Talking to stick-people in Arcadia.

Be warned though, there’s a lot of talking along the way, if that sort of thing bothers you . Myself I’m happy enough with conversations with some of the colourful characters. However, when it comes to important Plot Stuff it can mean listening to Spanish guy whitter on, or some old priest subjecting you to exposition dumps along the way. “Show, not tell” isn’t really a theme when it comes to major plot points. They’re happy to tell, at great length. Fortunately the voice acting is of a good enough standard, most of the time. I say “fortunately” especially so as the English version is a localisation, which you might expect to be done on the cheap. However several of the characters come alive quite convincingly, if a little hammily sometimes, and only a few sound like a bored guy from accounts being roped in.

Anyway the tone isn’t exactly deadly serious throughout. Oh, the core plot is quite earnest talk of balance between the worlds, and guardians, and the power-hungry forces threatening all that. But there’s a more light-hearted feel to a lot of the situations you find April in. At one point she challenges an evil wizard to playing little games, in another back on Stark she’s sneaking into a police station for information and generally pissing around irritating a detective. That’s a bit incongruous, since this is meant to be a grim future city ruled by soulless corporations, where ominous armoured cops wave guns at kids for skateboarding and probably make people “disappear” quite easily. On a related note, I’m still unsure as to how much I actually like April Ryan. She seems to breeze through all these situations with an attitude of “oh wow I can’t believe I did that!!”, then onto something else. “Looks like I’ve got to find the mad alchemist and stop him, yikes!”. I can’t help feeling the events that transpire should have a little more of an impact on her. Still with her whimsical nature she’s not outright unlikeable or devoid of personality.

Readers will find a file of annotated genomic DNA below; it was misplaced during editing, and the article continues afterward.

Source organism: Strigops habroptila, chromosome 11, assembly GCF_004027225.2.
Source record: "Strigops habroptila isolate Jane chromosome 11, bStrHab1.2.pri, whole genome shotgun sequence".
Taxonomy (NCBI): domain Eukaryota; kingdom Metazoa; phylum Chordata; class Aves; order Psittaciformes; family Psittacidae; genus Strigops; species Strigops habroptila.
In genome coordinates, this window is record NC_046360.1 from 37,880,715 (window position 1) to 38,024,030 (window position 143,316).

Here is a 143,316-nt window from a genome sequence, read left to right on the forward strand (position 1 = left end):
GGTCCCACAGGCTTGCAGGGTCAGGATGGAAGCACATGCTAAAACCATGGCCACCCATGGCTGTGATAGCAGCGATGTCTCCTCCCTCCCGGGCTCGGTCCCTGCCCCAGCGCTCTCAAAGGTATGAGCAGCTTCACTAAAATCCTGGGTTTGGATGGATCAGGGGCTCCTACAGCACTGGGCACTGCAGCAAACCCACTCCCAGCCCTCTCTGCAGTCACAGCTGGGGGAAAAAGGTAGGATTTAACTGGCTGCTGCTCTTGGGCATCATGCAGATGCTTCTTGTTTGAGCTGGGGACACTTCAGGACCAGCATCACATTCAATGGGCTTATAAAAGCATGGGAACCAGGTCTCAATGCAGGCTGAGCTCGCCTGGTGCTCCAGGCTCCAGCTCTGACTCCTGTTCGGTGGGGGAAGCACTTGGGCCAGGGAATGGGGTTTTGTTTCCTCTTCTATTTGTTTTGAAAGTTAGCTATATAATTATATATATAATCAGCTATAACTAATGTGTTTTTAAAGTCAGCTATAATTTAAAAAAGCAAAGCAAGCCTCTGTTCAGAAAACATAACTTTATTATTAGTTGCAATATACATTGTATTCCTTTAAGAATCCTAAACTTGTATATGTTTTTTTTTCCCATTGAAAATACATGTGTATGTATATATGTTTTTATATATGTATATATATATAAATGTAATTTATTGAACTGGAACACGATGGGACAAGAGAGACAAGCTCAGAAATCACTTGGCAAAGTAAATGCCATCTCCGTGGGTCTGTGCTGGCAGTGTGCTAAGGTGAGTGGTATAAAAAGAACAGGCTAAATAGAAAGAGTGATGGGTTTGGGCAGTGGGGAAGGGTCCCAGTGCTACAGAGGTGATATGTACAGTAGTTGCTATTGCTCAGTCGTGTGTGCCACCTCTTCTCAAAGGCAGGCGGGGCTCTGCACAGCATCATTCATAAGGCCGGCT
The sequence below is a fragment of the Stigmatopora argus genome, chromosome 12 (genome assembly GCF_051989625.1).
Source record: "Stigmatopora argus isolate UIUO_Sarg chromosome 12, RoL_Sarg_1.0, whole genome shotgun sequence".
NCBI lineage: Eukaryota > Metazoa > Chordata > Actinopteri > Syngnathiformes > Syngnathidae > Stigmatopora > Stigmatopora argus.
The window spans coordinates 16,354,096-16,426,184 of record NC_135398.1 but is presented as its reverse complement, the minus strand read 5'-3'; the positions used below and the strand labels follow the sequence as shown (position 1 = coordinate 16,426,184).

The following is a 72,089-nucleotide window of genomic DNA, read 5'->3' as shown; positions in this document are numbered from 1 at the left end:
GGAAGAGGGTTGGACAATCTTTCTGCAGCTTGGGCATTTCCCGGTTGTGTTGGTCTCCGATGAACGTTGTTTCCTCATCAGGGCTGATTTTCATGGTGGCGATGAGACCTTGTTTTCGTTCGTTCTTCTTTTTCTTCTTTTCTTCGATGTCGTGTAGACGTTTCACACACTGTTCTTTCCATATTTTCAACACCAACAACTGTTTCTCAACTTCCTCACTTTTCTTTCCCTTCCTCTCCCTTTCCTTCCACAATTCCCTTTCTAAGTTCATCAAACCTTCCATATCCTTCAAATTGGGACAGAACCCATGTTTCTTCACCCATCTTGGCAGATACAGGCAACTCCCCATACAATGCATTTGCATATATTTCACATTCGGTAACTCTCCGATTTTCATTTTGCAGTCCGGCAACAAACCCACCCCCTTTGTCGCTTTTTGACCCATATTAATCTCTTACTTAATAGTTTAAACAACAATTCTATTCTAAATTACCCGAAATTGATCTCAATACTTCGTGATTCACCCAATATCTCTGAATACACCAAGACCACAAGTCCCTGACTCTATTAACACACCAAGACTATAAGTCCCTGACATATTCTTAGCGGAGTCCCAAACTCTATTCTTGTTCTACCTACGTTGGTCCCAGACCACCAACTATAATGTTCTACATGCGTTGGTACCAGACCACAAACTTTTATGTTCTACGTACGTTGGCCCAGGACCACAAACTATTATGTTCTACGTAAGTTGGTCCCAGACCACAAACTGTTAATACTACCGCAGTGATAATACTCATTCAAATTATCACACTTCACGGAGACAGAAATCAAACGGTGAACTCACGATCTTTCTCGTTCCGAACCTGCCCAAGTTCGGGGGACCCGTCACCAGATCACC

As for puzzles you’ll encounter, they aren’t the most taxing. The trickiest are probably nearer the start and, er, I ran like a wimp to gamefaqs once or twice. My excuse is that I was in a hurry, honest, masses of oldies to get through, and I bet they won’t greatly trouble anyone who made it through Discworld. Later on, well, often they’re dead simple. If anything, I was more often confused by being in a situation with several major long-term goals but no immediate apparent actions to take. In this case it’s just a matter of going around and talking to people until something presents itself. Again though, it’s not like I was stumped for long.

Voyage to exotic lands!

On the graphical side, The Longest Journey eschews the cartoony look as seen in Broken Sword and represents a move to more modern technology. The environments are pre-rendered, and all quite pleasing to the eye. Newport is grimy and neon-lit in, but with more a theme of canals and cast iron in April’s home area. In Arcadia meanwhile it’s is a joy to explore places like tropical islands and forests – it fits the fairly relaxed nature of the game to just stroll about and take in the sights. Characters meanwhile are true 3D models, which I have mixed feelings about. Animation isn’t fantastic, also, there’s no implementation of facial expressions. So while in some ways the visuals are an improvement on older games, in terms of characters’ capacity to display emotion it does feel like a step backwards. So the voice acting has to do most of the work by itself. Oh, and the pre-rendered cut scenes are unimpressive, with April looking downright ugly.

I started this adventure quietly yawning to myself, but came away from it liking it more than I initially thought I would. It has some ambition, which I respect. Where many adventures went for wacky humour, or sierra-style twee fairtales, The Longest Journey wants to tell us a sweeping, moving fantasy story. It wants us to become become engrossed in the narrative, and feel sadness and joy along with the protagonist. In the end, it’s not always completely successful. Still it does make more of an effort than many games do, to provide a genuinely compelling story-driven experience. Overall I did become quite caught up in April’s tale – enough so that I plan on playing the sequel to see what happens next, and I look forward to revisiting Arcadia and Stark.